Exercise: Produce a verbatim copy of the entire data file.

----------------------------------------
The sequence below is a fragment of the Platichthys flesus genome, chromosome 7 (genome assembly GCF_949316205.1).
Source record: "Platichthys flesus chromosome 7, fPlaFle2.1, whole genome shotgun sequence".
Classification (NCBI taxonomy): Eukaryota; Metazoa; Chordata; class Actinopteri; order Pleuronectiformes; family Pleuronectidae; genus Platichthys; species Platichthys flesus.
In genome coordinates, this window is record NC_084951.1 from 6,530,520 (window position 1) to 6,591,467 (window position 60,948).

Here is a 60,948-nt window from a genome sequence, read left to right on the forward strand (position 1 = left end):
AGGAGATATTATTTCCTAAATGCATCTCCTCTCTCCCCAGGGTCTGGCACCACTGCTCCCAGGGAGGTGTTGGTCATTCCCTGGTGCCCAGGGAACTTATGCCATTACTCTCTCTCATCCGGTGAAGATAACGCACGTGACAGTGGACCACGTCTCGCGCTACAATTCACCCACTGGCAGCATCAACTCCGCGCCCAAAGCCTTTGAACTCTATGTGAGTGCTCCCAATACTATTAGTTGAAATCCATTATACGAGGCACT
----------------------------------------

The sequence below is a fragment of the Platichthys flesus genome, chromosome 7 (genome assembly GCF_949316205.1).
Source record: "Platichthys flesus chromosome 7, fPlaFle2.1, whole genome shotgun sequence".
Classification (NCBI taxonomy): Eukaryota; Metazoa; Chordata; class Actinopteri; order Pleuronectiformes; family Pleuronectidae; genus Platichthys; species Platichthys flesus.
In genome coordinates, this window is record NC_084951.1 from 6,530,520 (window position 1) to 6,591,467 (window position 60,948).

Here is a 60,948-nt window from a genome sequence, read left to right on the forward strand (position 1 = left end):
AGGAGATATTATTTCCTAAATGCATCTCCTCTCTCCCCAGGGTCTGGCACCACTGCTCCCAGGGAGGTGTTGGTCATTCCCTGGTGCCCAGGGAACTTATGCCATTACTCTCTCTCATCCGGTGAAGATAACGCACGTGACAGTGGACCACGTCTCGCGCTACAATTCACCCACTGGCAGCATCAACTCCGCGCCCAAAGCCTTTGAACTCTATGTGAGTGCTCCCAATACTATTAGTTGAAATCCATTATACGAGGCACT